Mechanism of maternal age effect on oocytes is questioned

Mechanism of maternal age effect on oocytes is questioned
New research suggests that the "production-line model" is not the basis for the maternal-age effect on trisomy, according to research published in the July 3 issue of the American Journal of Human Genetics.

(HealthDay)—New research suggests that the "production-line model" is not the basis for the maternal-age effect on trisomy, according to research published in the July 3 issue of the American Journal of Human Genetics.

Ross Rowsey, of Washington State University in Pullman, and colleagues conducted molecular cytogenetic studies using 191 samples of second-trimester human fetal ovaries to examine the number and distribution of crossover-associated proteins in more than 8,000 prophase-stage oocytes. The researchers looked for evidence supporting or refuting a key component of the "production-line model," stating that the first oocytes to enter have more recombination events (crossovers) than those that enter meiosis later in fetal life.

The researchers found that, although recombination levels varied among fetal samples, there was no evidence that they differ for oocytes entering meiosis early in fetal life compared with those that enter meiosis late in fetal life.

"Thus, our data provide a direct test of the second tenet of the production-line model and suggest that it does not provide a plausible explanation for the human maternal-age effect, meaning that—45 years after its introduction—we can finally conclude that the production-line model is not the basis for the maternal-age effect on trisomy," the authors write.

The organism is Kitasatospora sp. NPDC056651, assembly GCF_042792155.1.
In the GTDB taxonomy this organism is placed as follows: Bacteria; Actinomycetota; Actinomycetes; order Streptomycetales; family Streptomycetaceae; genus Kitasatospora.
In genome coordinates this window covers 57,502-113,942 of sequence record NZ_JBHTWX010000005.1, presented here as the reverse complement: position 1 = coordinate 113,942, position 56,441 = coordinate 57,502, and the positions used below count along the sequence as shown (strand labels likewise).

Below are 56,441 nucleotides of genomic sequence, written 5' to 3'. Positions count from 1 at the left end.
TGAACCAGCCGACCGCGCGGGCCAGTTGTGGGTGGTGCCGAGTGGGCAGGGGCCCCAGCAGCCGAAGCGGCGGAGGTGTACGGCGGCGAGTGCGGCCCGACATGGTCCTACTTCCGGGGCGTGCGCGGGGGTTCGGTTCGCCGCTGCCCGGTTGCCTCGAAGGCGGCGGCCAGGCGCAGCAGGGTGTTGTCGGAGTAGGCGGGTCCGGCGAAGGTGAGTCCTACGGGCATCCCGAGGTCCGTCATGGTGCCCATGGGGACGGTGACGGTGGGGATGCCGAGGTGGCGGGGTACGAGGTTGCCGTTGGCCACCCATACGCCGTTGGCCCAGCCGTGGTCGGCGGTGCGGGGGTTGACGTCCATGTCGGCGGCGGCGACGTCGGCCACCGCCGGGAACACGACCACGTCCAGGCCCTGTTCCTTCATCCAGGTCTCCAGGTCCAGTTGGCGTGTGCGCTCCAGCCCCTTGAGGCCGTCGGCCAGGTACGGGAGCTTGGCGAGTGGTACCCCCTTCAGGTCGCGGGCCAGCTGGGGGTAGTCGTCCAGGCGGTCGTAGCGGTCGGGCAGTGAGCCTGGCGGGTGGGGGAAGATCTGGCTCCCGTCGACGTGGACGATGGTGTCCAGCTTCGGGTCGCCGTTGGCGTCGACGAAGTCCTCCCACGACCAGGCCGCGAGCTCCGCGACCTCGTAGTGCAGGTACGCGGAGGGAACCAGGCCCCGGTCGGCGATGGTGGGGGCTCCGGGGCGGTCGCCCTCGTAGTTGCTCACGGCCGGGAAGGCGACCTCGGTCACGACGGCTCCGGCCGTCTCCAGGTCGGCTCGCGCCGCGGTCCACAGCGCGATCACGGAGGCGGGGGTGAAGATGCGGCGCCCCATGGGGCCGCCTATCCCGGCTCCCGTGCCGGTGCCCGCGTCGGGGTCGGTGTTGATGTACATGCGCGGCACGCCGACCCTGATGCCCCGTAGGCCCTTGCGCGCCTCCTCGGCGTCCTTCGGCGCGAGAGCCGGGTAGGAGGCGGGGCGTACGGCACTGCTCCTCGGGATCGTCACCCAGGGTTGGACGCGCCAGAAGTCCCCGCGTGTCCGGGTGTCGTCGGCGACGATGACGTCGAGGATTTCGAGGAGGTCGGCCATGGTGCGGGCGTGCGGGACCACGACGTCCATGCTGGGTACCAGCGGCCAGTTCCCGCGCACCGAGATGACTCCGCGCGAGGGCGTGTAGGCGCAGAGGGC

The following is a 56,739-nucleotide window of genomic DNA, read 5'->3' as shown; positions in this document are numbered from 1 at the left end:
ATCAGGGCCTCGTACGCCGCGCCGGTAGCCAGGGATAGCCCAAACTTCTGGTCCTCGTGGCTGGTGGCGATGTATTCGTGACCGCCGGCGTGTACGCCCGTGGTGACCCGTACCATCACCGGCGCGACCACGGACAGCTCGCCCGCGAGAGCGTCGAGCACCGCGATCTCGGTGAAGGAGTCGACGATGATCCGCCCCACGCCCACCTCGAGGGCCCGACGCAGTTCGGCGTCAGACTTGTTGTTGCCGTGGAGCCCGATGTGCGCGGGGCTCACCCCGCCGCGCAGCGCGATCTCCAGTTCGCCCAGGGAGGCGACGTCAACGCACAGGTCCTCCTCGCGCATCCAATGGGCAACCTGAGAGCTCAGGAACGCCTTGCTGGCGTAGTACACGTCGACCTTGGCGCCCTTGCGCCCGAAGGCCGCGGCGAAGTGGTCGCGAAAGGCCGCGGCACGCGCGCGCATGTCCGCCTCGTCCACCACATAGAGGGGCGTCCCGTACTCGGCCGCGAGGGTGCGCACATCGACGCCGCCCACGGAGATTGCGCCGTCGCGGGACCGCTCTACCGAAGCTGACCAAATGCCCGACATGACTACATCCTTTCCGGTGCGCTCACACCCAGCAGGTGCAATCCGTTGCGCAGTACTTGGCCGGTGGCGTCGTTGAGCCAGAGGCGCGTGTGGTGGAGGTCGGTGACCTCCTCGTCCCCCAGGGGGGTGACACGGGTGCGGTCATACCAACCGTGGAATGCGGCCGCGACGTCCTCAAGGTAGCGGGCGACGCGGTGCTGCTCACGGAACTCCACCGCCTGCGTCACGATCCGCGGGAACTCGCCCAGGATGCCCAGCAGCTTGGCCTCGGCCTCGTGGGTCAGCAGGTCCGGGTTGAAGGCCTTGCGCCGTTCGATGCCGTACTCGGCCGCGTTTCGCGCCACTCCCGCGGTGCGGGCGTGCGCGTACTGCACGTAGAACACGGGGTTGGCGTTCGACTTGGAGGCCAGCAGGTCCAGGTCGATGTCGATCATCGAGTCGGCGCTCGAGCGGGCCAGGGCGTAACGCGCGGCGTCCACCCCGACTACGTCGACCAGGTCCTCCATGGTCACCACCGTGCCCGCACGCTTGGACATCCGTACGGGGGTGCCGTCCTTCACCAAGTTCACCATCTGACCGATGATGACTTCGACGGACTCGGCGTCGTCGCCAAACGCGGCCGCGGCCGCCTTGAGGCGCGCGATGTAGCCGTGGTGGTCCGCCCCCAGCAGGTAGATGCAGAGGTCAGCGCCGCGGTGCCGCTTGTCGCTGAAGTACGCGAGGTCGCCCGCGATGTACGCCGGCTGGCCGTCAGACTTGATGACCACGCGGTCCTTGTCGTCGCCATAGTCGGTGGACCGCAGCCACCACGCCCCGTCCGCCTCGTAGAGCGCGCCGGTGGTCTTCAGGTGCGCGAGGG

More information: Abstract
Full Text (subscription or payment may be required)

add to favorites email to friend print save as pdf

Related Stories

Do ovaries continue to produce eggs during adulthood?

Jul 26, 2012

A compelling new genetic study tracing the origins of immature egg cells, or 'oocytes', from the embryonic period throughout adulthood adds new information to a growing controversy. The notion of a "biological clock" in women ...

Recommended for you

Scientists discover gene controlling muscle fate

53 seconds ago

Scientists at the University of New Mexico have moved a step closer to improving medical science through research involving muscle manipulation of fruit flies. They discovered in the flight muscles of Drosophila ...

Study clues to aging bone loss

6 minutes ago

In Canada, bone fractures due to osteoporosis affect one in three women and one in five men over their lifetimes, costing the health care system more than $2.3 billion a year.

Sweat-eating bacteria may improve skin health

14 hours ago

Bacteria that metabolize ammonia, a major component of sweat, may improve skin health and some day could be used for the treatment of skin disorders, such as acne or chronic wounds. In a study conducted by AOBiome LLC, human ...

User comments